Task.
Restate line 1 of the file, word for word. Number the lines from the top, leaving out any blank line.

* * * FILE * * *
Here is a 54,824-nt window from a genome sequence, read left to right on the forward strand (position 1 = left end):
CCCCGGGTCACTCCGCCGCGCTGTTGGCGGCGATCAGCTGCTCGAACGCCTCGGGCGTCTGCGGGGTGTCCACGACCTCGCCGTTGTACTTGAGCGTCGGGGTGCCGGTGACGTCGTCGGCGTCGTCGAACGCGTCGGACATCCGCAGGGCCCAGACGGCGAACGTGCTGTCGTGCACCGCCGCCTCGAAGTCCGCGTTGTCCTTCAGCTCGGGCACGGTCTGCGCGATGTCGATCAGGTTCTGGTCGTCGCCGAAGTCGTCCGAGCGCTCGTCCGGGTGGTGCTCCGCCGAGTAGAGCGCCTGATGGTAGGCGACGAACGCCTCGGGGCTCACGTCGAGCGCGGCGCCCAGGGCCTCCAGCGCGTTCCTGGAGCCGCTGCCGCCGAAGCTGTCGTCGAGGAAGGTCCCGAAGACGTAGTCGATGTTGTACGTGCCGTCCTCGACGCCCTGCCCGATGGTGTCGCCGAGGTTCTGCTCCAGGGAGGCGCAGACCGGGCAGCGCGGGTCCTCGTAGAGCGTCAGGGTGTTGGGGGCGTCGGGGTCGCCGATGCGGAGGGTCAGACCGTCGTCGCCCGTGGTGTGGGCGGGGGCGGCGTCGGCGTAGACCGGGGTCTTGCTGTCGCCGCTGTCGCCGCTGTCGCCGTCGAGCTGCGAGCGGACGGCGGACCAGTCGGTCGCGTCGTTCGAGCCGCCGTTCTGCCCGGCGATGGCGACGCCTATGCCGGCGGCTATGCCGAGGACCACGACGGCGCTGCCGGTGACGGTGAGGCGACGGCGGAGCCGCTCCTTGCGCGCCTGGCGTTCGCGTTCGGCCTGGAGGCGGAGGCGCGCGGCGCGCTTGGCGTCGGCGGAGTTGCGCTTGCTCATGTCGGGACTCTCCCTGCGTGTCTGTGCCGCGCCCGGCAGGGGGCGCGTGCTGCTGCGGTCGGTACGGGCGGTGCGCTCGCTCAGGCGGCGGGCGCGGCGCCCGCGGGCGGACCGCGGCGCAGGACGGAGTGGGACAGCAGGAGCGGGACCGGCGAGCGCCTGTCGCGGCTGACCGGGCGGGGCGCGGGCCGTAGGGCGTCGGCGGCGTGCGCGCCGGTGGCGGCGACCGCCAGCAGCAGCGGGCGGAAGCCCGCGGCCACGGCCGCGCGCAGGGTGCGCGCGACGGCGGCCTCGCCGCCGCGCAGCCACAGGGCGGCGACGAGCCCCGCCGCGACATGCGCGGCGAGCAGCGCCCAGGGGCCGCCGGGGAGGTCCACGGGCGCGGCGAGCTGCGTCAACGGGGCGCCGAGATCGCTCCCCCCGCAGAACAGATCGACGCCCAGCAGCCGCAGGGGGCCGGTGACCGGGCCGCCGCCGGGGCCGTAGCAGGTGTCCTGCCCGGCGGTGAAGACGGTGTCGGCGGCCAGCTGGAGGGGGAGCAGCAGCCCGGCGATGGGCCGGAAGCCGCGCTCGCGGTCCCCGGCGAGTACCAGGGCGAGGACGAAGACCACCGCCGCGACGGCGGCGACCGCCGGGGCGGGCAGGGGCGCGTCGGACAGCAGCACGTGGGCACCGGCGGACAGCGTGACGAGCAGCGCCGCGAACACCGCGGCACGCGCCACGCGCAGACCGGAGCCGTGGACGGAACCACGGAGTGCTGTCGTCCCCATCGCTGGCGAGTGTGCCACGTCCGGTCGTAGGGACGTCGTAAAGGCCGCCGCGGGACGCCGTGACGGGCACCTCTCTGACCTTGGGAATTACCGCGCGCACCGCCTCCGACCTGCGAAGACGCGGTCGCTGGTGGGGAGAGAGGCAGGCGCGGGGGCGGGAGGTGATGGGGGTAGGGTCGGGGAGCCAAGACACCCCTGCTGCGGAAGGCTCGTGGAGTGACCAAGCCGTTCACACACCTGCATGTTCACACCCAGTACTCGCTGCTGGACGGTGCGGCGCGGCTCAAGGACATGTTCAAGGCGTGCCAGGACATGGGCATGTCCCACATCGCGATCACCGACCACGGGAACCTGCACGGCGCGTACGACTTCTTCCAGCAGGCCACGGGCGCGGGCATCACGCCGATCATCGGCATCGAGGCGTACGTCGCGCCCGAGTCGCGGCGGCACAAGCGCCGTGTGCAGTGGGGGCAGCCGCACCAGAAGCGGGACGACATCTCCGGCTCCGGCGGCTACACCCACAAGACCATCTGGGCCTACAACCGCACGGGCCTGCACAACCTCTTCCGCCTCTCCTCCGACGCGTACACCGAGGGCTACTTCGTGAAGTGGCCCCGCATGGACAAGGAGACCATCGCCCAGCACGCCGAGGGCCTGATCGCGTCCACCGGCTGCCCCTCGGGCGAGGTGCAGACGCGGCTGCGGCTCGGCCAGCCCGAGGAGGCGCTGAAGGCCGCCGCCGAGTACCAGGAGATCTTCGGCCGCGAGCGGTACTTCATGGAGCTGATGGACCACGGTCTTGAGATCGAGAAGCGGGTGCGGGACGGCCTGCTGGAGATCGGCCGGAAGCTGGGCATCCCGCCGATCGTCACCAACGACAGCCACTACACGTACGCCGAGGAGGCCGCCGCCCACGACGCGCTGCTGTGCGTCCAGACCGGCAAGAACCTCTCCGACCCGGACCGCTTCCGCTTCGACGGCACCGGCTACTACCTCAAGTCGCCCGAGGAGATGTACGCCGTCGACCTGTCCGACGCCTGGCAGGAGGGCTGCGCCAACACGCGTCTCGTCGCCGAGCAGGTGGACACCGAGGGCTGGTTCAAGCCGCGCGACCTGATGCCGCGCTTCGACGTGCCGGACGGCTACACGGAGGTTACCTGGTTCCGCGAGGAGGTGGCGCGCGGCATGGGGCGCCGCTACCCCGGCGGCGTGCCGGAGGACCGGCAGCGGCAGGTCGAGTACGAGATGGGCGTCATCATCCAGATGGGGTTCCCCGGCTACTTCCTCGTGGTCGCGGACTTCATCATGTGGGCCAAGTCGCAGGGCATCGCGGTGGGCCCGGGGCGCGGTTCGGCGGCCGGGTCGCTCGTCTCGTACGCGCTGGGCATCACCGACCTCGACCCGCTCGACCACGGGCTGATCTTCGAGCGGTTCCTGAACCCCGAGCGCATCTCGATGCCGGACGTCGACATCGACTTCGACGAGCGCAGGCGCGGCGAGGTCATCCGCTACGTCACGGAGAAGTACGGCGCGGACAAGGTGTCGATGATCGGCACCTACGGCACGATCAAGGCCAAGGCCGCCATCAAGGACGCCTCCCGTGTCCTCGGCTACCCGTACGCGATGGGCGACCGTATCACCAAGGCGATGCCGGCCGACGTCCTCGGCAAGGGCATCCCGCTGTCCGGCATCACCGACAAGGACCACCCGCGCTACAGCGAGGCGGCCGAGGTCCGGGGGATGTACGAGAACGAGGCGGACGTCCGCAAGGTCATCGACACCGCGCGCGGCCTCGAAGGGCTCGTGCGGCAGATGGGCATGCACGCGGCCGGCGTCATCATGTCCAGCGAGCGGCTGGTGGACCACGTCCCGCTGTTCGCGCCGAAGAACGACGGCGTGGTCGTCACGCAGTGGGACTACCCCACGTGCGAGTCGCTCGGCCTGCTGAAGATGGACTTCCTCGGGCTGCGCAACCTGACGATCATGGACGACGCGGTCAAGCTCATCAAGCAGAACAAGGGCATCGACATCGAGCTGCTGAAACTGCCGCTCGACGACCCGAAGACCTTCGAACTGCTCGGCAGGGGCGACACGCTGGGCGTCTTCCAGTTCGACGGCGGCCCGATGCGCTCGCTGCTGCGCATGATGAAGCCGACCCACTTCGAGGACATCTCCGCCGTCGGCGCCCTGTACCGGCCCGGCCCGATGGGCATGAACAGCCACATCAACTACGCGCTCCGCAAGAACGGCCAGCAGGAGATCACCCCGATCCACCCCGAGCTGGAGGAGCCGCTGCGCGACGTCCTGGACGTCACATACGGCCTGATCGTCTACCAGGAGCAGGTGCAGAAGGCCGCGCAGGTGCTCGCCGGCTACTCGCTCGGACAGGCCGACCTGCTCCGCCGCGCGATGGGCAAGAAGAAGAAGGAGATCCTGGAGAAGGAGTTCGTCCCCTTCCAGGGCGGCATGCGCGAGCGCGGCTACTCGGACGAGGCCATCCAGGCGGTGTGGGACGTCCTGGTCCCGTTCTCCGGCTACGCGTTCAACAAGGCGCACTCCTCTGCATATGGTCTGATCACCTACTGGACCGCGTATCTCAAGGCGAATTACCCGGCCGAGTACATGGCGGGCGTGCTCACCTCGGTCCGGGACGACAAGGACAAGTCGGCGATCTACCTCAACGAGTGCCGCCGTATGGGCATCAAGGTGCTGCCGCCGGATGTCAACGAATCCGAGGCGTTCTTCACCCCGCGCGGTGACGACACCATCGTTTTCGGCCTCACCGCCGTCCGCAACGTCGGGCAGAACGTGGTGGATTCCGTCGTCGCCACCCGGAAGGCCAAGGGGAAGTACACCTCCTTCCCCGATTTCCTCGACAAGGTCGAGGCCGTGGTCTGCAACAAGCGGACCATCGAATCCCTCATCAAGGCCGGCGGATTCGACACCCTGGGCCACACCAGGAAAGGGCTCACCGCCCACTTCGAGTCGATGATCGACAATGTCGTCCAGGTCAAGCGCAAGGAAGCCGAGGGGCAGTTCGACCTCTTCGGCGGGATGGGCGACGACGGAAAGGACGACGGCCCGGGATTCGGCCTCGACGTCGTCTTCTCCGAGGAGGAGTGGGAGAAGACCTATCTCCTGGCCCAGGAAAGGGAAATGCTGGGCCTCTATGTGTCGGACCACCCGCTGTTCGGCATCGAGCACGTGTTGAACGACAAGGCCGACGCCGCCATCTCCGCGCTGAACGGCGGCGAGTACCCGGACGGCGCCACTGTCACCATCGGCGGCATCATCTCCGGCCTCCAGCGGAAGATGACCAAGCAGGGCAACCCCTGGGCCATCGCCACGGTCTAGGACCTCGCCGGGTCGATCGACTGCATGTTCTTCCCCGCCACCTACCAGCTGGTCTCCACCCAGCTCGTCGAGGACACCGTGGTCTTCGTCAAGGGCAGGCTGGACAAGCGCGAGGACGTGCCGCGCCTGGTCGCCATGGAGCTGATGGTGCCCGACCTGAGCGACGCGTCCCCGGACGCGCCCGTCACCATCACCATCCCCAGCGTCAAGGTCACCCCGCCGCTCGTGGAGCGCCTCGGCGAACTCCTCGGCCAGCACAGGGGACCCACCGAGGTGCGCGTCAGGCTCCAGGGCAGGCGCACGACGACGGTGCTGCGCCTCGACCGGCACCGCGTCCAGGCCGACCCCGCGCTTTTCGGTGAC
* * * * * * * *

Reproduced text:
Here is a 54,824-nt window from a genome sequence, read left to right on the forward strand (position 1 = left end):